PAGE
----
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PG II(I) Making Jury Instructions Understandable.
“It cannot be overemphasized that instructions should be clear and simple in order to avoid misleading a jury. [Internal citation and quote marks omitted].” (People v. Carrasco (81) 118 CA3d 936, 944 [173 CR 688].) This section discusses ways to make instructions more understandable. It is based upon “Pattern Criminal Jury Instructions” 1988 Report of Subcommittee on Pattern Jury Instructions, Federal Judicial Center; West Pub. Co.; Appendix A and B, pp. 161-76.
“There has been some interesting psychological research done on the properties which make a jury instruction comprehensible and useful for the jurors. [Footnote omitted.] ¶ Some of these properties will be obvious to every lawyer who has ever felt his eyes glazing over while the judge droned through instructions. For example, telling jurors about legal concepts in legal terminology is not much use: Wherever possible, plain language should be substituted. [Footnote omitted.] Similarly, the use of passive verb forms often leads to confusion, as do lengthy, elaborate compound sentences. [Footnote omitted.] Finally, the endemic preference for lawyers for double negatives (e.g., “not unreasonable”) is a real hazard for jury comprehension… ¶ Psycholinguists have also identified organizational properties of useful instructions which are less obvious. [Footnote omitted.] For example, it will be easier for the jurors to absorb psychological factors if the instruction is organized “hierarchically”: that is, if the more general concepts are discussed first, and then broken down into components.” (See Loftus and Doyle, Eyewitness Testimony (3rd ed. 1997) § 12-2(b), pp. 331-32, Lexis Law Publishing.)
Two empirical studies have tested lay comprehension of state-court pattern jury instructions and found substantial lack of understanding. Both of these research projects showed that it is possible to improve the understanding of jury instructions by removing certain linguistic features that make comprehension difficult. (See Carrow and Carrow, Making Legal Language Understandable: A Psycho Linguistic Study of Jury Instructions, 79 Colum. L. Rev. 1306 (1979); Elwork, Sales and Alphini, Juridic Decisions: In Ignorance of The Law or In Light of It, 1 Law & Human Behavior 163 (1977).) Based upon these, the Federal Judicial Center discussed a number of rules for making jury instructions more understandable. As a preface to the discussions of these rules, the following observation was made:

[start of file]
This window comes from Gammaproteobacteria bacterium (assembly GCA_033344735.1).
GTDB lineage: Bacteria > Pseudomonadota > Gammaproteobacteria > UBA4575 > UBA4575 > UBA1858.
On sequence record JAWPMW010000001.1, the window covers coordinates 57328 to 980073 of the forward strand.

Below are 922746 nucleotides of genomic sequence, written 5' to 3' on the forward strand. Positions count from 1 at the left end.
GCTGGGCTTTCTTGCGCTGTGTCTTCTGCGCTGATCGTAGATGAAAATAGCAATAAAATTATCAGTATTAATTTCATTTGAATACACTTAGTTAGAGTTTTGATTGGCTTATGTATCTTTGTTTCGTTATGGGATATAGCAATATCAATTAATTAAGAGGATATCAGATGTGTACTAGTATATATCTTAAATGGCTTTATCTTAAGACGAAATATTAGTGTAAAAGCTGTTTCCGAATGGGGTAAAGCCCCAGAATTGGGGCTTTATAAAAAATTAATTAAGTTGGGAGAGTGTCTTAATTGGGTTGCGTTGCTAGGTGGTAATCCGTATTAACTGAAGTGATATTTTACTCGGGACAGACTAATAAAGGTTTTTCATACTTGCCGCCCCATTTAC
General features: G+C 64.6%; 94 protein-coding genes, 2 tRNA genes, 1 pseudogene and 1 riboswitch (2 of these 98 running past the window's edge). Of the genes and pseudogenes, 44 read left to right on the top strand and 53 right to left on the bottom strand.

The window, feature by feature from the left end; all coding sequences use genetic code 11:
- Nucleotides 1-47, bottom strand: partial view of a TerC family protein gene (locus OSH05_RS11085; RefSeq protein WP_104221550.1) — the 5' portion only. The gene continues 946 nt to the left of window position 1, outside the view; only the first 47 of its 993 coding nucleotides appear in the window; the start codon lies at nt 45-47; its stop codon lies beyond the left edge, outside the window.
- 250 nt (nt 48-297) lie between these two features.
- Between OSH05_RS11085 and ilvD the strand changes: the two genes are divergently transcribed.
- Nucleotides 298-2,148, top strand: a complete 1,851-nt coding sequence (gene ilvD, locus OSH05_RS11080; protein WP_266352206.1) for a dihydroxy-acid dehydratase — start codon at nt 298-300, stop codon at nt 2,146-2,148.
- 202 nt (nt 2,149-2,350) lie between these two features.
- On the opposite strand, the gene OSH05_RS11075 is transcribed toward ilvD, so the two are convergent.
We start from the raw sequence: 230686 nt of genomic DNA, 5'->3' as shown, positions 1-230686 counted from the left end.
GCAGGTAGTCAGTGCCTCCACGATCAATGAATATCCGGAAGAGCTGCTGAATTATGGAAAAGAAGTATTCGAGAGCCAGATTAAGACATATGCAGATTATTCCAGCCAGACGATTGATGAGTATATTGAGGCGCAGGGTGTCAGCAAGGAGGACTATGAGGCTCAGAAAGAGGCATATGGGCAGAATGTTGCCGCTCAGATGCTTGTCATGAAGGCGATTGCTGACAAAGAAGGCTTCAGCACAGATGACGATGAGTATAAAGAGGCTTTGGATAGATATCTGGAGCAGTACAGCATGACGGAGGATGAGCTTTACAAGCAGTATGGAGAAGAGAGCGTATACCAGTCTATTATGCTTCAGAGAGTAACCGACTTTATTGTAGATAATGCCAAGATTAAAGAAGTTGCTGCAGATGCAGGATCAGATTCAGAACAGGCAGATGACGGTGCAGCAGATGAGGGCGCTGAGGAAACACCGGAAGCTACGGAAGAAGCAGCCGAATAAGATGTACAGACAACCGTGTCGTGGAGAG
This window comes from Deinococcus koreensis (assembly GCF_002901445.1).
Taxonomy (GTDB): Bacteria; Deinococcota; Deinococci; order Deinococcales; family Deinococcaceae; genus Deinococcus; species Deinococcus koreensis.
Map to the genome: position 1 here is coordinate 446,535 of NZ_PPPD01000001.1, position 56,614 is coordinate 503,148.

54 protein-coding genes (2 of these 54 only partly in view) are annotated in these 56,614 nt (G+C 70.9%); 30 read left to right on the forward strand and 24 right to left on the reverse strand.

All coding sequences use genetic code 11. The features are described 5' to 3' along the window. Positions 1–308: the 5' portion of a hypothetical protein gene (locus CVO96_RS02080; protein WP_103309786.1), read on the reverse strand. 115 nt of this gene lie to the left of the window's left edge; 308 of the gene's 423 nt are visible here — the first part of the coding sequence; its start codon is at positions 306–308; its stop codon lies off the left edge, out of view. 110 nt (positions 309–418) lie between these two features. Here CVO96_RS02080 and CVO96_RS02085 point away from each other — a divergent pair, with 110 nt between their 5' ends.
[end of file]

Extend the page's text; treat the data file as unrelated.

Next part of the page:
“Most of the suggestions below necessarily have a negative cast: They are suggestions that certain constructions be avoided. Implicit in all of the suggestions is the basic rule that instructions should be delivered in easily understood, unambiguous English. It must be emphasized that the suggestions are by no means intended as absolute rules. We do not anticipate that most instructions will be wholly free of the features identified here as undesirable. Many instructions containing some of these features may, indeed, be readily understood. But each of the features identified appears to present some obstacle to effective communication. Where the use of one of these problem features seems necessary or desirable, therefore, it may be worth a special effort to avoid including other problem features in the same passage. The obstacles should be regarded as cumulative in their effect: a juror may be able to understand with ease a single instruction, standing alone, that contains one or a few of these features. But it may be much more difficult to understand a passage that contains several of them and still more difficult to understand a series of instructions in which such features regularly appear.” (Federal Judicial Center, Pattern Criminal Jury Instruction pp. 161-62.)
The following suggested rules regarding jury instruction language were discussed in the Federal Judicial Center, Pattern Criminal Jury Instructions, pp. 162-71:
Suggestion 1: Avoid using words that are uncommon in everyday speech and writing.
Suggestion 2: Avoid using words to convey their less common meanings.
Suggestion 3: Avoid using legal terms.
Suggestion 4: Avoid sentences with multiple subordinate clauses, and particularly avoid placing multiple subordinate clauses before or within the main clause.
Suggestion 5: Avoid omission of relative pronouns and auxiliary verbs.
Suggestion 6: Avoid double negations.
Suggestion 7: Use a concrete style rather than an abstract one.
Suggestion 8: Avoid instructing the jury about things they don’t need to know.
[A more in-depth discussion of these suggestions is available to FORECITE subscribers. Ask for Article # A-30.]
[See also FORECITE BIBLIO, “Language/Drafting of Instructions” (BIBLIO L).]